Expropriation for controversial Hydro project will cost economy billions


Expropriation for controversial Hydro project will cost economy billions

"This will impact not just landowners on whose property the Bipole towers are constructed, but hundreds more farmers whose land is adjacent to the line."

By Elliot Sims

For years, Manitoba landowners and taxpayers have been puzzled by the provincial government’s stubborn insistence on forcing Manitoba Hydro’s newest transmission line, Bipole III, down the western side of the province. On almost all fronts — economic, environmental, landowner rights and First Nations relations — the longer Western Bipole route comes out at best as a draw when compared to the 500-kilometre-shorter route east of Lake Winnipeg. Financially, the western route is mind-bogglingly worse.

So why does the government persist with a strategy that costs ratepayers billions more than needed and forces hundreds of farmers to turn over their property to Manitoba Hydro? To understand this ill-conceived decision, the route needs to be put in the broader context of Manitoba Hydro’s risky development plan and the provincial government’s quest for short-term, allegedly “stimulative” economic growth.

Spurred by the Manitoba government, Hydro is spending billions on three new projects that are geared toward exporting power to the United States for many years. These projects are a new hydroelectric plant, the Keeyask dam, and two transmission lines needed to carry that power— the Bipole III and Manitoba-Minnesota transmission lines. The projects will cost $11 billion, the bulk of which will be incurred from 2015 through 2018.

In each of those four years, Hydro’s spending on these three capital projects equals or outstrips projected economic growth. In other words, if Hydro’s projects are delayed or cancelled, Manitoba’s economic growth in any of the coming years could fall substantially, or even be eliminated.

While the figures are projections and may change, they highlight the fact that Manitoba’s economic growth in the next few years is strongly dependent on constructing these three hydro projects.

This explains why Hydro continues to forge ahead with the Western Bipole III route. Shortening the route by 500 km would shave hundreds of millions of dollars off the project’s price tag and, by extension, hamper economic growth in the next few years. In fact, just delaying the project could cripple economic growth and employment in the short term, at exactly the same time the provincial government wants to boast about Manitoba’s economic record.

This ill-advised strategy may also explain Hydro’s decision to refuse any collective negotiations with hundreds of landowners who voluntarily united to ensure fair and equal treatment by the Crown corporation. Good-faith collective bargaining may have slowed the project, again putting at risk Manitoba’s GDP and job-growth figures.

While all Manitobans will pay a long-term price for this bungled Hydro project, a small group of citizens will pay far, far more: the hundreds of agricultural landowners who are in the unfortunate position of lying in the path of the longer Western Bipole route. Forced expropriation of thousands of acres of farmland — very likely at a price far lower than its true economic value — will permanently decrease their ability to earn a living from their farms.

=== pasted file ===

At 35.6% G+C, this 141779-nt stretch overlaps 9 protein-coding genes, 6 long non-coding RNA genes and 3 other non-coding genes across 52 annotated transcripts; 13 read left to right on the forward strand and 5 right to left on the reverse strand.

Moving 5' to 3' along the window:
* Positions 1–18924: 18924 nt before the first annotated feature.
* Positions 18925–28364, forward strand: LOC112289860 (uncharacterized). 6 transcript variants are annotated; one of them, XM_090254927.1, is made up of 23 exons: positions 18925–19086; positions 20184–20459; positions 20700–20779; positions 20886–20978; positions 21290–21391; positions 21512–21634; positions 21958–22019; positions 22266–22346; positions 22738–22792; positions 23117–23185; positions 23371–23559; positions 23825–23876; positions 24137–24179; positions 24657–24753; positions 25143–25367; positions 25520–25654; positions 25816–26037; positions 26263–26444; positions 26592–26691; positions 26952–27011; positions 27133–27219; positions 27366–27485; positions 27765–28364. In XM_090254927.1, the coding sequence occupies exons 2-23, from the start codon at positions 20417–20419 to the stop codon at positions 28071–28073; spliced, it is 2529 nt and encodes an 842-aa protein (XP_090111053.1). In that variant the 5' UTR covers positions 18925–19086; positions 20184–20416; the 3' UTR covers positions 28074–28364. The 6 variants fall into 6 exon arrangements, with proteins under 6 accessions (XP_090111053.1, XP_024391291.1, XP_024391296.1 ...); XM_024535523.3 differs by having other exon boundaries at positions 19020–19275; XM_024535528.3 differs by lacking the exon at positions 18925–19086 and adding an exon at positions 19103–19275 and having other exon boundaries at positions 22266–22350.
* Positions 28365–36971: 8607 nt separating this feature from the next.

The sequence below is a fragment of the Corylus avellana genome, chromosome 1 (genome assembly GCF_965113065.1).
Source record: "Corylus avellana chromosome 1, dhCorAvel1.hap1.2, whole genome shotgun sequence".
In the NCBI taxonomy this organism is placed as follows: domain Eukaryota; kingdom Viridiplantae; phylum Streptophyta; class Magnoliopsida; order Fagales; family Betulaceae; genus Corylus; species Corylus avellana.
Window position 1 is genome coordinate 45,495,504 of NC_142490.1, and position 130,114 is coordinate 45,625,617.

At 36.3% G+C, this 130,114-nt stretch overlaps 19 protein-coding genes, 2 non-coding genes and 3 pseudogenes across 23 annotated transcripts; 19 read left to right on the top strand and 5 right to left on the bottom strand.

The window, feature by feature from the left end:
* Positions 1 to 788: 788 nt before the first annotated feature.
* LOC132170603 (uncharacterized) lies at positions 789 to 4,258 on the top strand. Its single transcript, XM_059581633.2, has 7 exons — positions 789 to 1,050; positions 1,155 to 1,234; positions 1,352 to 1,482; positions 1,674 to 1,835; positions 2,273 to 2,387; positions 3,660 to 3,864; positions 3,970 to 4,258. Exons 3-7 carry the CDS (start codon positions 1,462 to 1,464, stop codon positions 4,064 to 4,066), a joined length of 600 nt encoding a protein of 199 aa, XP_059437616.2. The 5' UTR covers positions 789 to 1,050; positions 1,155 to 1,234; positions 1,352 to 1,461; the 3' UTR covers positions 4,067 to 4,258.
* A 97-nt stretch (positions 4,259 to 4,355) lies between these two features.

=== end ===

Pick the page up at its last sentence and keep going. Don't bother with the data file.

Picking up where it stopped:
Expropriating strips of land from within larger fields limits the ability of landowners to effectively manage crops, which will increase the chance of lower yields. For example, farmers will lose the ability to aerially apply crop inputs on thousands of acres of farmland along the Bipole III right-of-way.

This will impact not just landowners on whose property the Bipole towers are constructed, but hundreds more farmers whose land is adjacent to the line.

The Bipole III Coalition estimates the economic impact of just this one restriction to be in the billions of dollars over the lifetime of the Bipole line. By comparison, Hydro initially planned to spend roughly $35 million on compensation costs just to landowners whose land the Bipole line transects. No tower? No compensation.

Landowners also face additional risks with weed and disease control due to Hydro’s need to access the Bipole III line. Diseases like clubroot in canola have devastating consequences on crop production and are easily transferred on equipment that is not properly cleaned. With more Hydro equipment crossing their land, the risk of spreading new diseases or weeds to their fields increases substantially. This is a risk that Hydro seems unwilling to take seriously.

Manitobans understand that sometimes sacrifices must be made for the greater good. Many landowners have done just that during major floods in the past decade. But the Bipole III land expropriation isn’t for the greater good, it’s to achieve the Manitoba government’s proclaimed goal of immediate economic growth — regardless of the cost. For a group of southern Manitoba landowners, the price will be devastating.

— Elliot Sims is the Manitoba Director of Provincial Affairs with the Canadian Federation of Independent Business (CFIB). He can be reached at [email protected]. CFIB is Canada’s largest association of small and medium-sized businesses with 109,000 members (4,800 members in Manitoba) across every sector and region. To learn more, visit www.cfib.ca

Published in PIPELINE OBSERVER Fall 2015

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